The functioning of retail financial services is under review.
The debate is set against the need to encourage greater private investment to aid economic recovery, and the ongoing regulatory focus on costs and value.
The European Commission's June 2021 Staff Working Paper (PDF 1.7 MB) on monitoring progress towards a Capital Markets Union (CMU), says that, on average, EU households have a high saving rate but barely invest directly in equity and bond markets. The pandemic has resulted in a significant increase in households' deposits and a more moderate increase in securities holdings. Other encouraging signs include declining costs for individuals to invest via UCITS and the emergence of green investment vehicles and digital platforms. The Commission notes, however, that private investment by households remains too low and that new risks such as “greenwashing” and highly volatile prices of certain crypto instruments may discourage market participation in the longer term.
One of CMU's aims is to ensure a safer place for individuals to save and invest. The Commission has set out a series of indicators, against which it will assess the success of CMU in this regard. The indicators include the proportion of households that hold investments of various sorts and total amounts of those investments relative to cash holdings and deposits. They also include ongoing charges in equity UCITS, issuance of green bonds, and credit and equity through crowdfunding.
EU Retail Investment Strategy
The Commission is consulting until 3 August 2021 on a wider review of the EU retail distribution landscape. The findings are expected in early 2022 and are likely to influence the MiFID II review and introduce further changes to product disclosure rules. The Commission observes that investor protection rules are spread across different sector-specific legislation and are inconsistent. It says that cumulative requirements on disclosures lead to information overload or leave out important information. Financial advice may be biased towards products with higher inducement payments, which raises questions about the effectiveness of the suitability requirement.
The Commission also says that EU legislation should be forward-looking and reflect ongoing developments in digitalisation and sustainability, as well as the increasing need for retirement savings. Individual investors should benefit from:
- Adequate protection
- Bias-free advice and fair treatment
- Open markets, with competitive and cost-efficient services and products
- Transparent, comparable and understandable product information
The consultation is wide-ranging, focuses more on supply than demand, and covers various rules, including MiFID II, UCITS, the Insurance Distribution Directive (IDD), the PRIIP KID and the pan-European Personal Pension Product (PEPP). It seeks views on which areas might be improved most to increase investor protection, which factors discourage or prevent retail investors from investing, and the characteristics of products available to EU retail investors (e.g. accessible, understandable, comparable and competitively priced). Topics include:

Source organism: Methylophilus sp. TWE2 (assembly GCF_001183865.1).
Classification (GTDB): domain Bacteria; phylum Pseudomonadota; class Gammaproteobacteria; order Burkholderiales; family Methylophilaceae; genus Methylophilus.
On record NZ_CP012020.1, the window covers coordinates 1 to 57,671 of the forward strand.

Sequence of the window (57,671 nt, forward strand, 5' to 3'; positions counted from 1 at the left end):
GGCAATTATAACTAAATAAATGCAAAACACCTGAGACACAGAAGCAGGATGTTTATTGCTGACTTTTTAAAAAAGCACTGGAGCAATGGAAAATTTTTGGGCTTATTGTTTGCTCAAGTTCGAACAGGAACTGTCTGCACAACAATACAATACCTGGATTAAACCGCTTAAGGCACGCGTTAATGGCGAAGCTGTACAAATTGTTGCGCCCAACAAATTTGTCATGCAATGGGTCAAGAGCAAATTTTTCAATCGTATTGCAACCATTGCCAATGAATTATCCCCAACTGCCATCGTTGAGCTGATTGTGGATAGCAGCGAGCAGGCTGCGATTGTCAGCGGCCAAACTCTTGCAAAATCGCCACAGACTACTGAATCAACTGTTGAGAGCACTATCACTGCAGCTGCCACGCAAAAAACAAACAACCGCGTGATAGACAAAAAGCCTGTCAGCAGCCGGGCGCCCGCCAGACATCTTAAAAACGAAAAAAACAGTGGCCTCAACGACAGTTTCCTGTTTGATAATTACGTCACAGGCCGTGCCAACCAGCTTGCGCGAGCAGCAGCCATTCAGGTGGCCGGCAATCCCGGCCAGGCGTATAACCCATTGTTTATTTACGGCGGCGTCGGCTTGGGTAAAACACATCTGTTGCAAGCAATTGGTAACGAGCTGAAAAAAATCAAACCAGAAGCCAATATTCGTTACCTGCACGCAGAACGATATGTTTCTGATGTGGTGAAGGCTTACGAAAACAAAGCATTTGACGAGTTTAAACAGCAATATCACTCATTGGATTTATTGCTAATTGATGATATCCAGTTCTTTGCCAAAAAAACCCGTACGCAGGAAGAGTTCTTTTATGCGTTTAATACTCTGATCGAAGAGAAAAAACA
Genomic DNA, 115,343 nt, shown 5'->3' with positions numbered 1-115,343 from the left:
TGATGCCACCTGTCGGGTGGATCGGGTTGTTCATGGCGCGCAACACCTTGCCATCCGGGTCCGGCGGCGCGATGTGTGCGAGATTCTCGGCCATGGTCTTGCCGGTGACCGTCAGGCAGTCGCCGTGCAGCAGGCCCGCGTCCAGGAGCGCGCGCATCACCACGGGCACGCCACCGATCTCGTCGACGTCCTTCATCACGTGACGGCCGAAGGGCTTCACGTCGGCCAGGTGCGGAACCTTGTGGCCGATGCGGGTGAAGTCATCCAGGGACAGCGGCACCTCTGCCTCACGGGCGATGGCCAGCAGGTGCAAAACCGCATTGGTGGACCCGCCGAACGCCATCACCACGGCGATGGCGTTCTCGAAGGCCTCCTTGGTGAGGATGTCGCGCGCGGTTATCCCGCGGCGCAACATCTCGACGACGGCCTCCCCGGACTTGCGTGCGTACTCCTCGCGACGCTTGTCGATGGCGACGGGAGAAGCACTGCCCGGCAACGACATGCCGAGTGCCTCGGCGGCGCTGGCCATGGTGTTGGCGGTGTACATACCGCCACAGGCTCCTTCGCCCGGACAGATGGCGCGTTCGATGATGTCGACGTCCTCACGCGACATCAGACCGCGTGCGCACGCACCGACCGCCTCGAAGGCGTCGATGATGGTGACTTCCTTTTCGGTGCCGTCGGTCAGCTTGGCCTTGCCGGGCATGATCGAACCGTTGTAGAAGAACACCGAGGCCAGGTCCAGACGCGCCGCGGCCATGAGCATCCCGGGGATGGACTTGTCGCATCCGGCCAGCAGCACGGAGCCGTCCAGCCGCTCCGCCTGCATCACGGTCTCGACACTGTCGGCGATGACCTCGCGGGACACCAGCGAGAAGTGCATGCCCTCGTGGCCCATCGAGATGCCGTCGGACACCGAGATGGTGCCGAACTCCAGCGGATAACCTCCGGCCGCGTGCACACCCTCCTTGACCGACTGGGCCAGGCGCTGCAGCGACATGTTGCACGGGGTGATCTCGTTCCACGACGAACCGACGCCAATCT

- Horizontal review of disclosure documents
- Suitability assessment and appropriateness
- Investor categorisation
- Increased transparency on and further limiting of inducements
- Potential certification requirements and a pan-EU quality label for financial advisers
- Simple, transparent and cost-efficient products versus “complex” products
- Protecting retail investors better against speculative bubbles
Costs, value and disclosures
ESMA's third annual report (PDF 2.5 MB) on the cost and performance of EU retail investment products found that retail fund investors continue to pay on average 40 percent more than institutional investors, and that the performance of actively-managed UCITS does not compensate for higher charges.
EIOPA is consulting on a framework to address value for money risk in the EU unit-linked insurance market. It notes that while unit-linked products offer important benefits for policyholders, costs for some products remain too high. Existing concerns have been heightened by the impacts of the pandemic: a low interest rate environment, market shocks and the risk that households will need increased access to liquidity. EIOPA considers that reliably putting consumer outcomes at the heart of product design, distribution and monitoring processes is critical for tackling value for money issues:
- Value should be assessed by considering the product as a whole, as well as each component
- Product testing should assess the product's features and characteristics, including costs and the reward profile, vis-à-vis target market characteristics, objectives and needs, and ensure no “undue” costs
- Products that are difficult for consumers to understand should have more granular target markets and adequate measures in place
The Commission has said it intends to endorse the ESAs' proposed revisions to the PRIIP KID, for implementation by mid-2022, and to extend the UCITS exemption to mid-2022. The UK will legislate to extend the UCITS exemption for five years, to end-2026, while the UK retail disclosure regime is reviewed. Rule changes are expected before that deadline, but there will likely be disconnects with the new EU rules and the mid-2022 deadline. Meanwhile, UK closed-ended funds will have to continue to issue current PRIIP KIDs.
Duty to customers
The general instruction to act always in the customer's best interests may come under renewed scrutiny as part of ongoing EU legislative reviews. In the UK, the FCA is consulting on the introduction of a new consumer duty. New overarching rules will seek to achieve good outcomes across the firm-customer relationship: communications, products and services, customer services, and price and value.
For further thoughts, see:
Regulating the new reality - Emerging retail conduct risks.